What makes a winning Challenge Fund entry? Imagination

By on November 4, 2014

Music, maps and mold. That may not entirely sum up what we were shooting for when we opened applications last year for the first Challenge Fund for Innovation in Journalism Education, but it comes close.

The $1+ million competitive fund, aimed at seeding experiments in J-schools, received 125 entries in its first year from schools hoping for the resources to reinvent their curriculum and local news. The dozen schools selected each won $35,000 micro-grants by highlighting collaboration, innovation and solid planning. Winning teams included some combination of students, researchers, media professionals, educators, developers and designers, all focused on community engagement.

The Challenge Fund is the brainchild of a collaborative that includes the Excellence and Ethics in Journalism Foundation, the Robert R. McCormick Foundation, the John S. and James L. Knight Foundation, and the Democracy Fund, This year, the Challenge Fund is expanding with additional support from the Rita Allen Foundation.

Applications for 2015 opened November 5, and for this year’s launch, we’re highlighting just a few of our 2014-15 winners below to illustrate the diversity of focus and approaches.

Texas State University: Can journalism about music break out of routine story forms, uncover unheard voices and untold tales, and provide more useful formats to the community? Texas State University partners with Texas Music Magazine, KUT Austin, Texas Music Office, Cox Media Group, consultants from NPR, Twitter and MakerSquare to find out with “TexasMusicViz.”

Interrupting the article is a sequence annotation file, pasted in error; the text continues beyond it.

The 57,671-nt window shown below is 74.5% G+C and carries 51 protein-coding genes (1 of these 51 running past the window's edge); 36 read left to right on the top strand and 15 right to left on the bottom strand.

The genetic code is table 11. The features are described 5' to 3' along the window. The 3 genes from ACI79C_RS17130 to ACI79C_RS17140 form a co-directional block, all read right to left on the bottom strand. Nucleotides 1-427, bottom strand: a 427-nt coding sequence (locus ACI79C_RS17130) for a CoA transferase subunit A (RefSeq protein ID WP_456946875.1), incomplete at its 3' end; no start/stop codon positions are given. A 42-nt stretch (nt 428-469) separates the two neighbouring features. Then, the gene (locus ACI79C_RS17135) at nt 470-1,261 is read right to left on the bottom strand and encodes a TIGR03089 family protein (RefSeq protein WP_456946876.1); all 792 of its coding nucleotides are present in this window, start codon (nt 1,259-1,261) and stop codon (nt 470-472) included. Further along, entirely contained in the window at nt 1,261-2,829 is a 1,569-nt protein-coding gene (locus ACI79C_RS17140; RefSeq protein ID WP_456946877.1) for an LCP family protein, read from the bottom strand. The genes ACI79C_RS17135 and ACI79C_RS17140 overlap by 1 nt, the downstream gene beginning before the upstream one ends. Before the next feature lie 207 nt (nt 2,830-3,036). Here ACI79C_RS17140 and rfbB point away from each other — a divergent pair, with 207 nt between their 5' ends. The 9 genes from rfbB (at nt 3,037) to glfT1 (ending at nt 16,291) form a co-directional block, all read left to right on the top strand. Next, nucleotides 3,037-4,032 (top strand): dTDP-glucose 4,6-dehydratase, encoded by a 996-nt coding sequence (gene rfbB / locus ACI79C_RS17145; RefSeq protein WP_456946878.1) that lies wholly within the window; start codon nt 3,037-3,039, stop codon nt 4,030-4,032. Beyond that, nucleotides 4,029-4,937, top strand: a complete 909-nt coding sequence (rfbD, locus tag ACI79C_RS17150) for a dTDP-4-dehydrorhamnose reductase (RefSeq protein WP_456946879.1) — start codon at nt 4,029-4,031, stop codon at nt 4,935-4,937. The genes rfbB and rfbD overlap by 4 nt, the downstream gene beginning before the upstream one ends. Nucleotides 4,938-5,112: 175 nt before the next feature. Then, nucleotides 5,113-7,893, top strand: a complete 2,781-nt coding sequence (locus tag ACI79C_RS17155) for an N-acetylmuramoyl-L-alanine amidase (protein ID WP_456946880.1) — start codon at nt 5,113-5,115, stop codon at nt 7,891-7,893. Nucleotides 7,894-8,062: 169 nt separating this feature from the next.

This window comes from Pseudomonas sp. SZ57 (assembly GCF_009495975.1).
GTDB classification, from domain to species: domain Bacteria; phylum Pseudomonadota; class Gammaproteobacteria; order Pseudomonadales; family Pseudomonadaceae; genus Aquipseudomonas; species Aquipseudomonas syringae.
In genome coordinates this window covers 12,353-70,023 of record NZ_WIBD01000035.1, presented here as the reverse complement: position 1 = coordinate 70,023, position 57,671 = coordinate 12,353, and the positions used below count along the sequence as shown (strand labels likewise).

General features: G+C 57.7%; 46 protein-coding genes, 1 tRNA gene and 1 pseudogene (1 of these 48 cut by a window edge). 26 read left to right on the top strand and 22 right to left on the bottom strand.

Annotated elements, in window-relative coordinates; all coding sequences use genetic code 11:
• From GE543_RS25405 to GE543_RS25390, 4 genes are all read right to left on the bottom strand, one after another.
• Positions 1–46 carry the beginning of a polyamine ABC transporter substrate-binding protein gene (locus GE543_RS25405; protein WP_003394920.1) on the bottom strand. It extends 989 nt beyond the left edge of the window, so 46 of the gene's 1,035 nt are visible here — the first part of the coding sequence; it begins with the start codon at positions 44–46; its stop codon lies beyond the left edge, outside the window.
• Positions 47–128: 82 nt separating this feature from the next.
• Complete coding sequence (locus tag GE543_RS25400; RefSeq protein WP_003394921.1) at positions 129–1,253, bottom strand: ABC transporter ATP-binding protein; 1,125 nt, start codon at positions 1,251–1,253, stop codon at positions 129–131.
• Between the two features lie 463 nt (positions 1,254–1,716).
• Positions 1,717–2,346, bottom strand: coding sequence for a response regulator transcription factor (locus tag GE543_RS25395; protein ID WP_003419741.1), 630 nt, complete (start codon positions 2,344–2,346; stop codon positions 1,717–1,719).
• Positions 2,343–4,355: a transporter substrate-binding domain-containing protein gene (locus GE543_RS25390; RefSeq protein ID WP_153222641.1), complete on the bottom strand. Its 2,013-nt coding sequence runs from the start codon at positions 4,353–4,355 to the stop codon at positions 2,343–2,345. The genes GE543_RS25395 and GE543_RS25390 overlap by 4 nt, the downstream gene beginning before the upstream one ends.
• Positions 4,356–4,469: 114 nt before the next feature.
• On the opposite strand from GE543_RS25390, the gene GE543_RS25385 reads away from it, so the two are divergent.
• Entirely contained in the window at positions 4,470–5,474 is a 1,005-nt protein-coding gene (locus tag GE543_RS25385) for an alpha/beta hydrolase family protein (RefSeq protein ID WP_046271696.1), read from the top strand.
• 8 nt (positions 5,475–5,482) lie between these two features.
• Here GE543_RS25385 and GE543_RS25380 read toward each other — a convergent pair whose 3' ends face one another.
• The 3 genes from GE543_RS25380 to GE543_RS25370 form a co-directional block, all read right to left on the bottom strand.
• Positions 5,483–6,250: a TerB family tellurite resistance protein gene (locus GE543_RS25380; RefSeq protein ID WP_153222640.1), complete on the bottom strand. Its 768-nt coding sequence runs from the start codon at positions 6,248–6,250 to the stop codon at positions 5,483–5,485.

University of Illinois: “Intersections” is tackling the idea that openly mapping a city’s often invisible social media conversations will change the nature of journalism in that community, working with its media partner CU-CitizenAccess.org.

CUNY Graduate School of Journalism: With “Hack the Mold,” CUNY Graduate School of Journalism and its partner, The New York Daily News, is experimenting with both in-person and online engagement with tenants when reporting on a low-income community’s experiences with mold in New York City public housing.

You can hear more details about the work and progress of many of our winners by watching them present at ONA14 in Chicago in September.

The deadline for this year’s applications is Jan. 15, 2015. Make sure to check out these very helpful resources as you’re deciding what project to pursue or applying to the Challenge Fund. In addition to the micro-grants, the competition will culminate in at least one grand prize for the project most likely to change either local newsgathering, journalism education or both. A second overall prize will be given for the best project evaluation, regardless of the experiment’s outcome.

We plan to support up to 23 projects by the end of this round. We hope yours is one of them.

Jane McDonnell

As executive director, Jane oversees and manages the day-to-day operations of the world’s largest membership organization of digital journalists, working closely with the Board of Directors. Her purview includes membership, partnerships, global community outreach, budgeting and revenue generation, fundraising and development, the Online Journalism Awards, and providing vision for ONA’s state-of-the-art annual conference.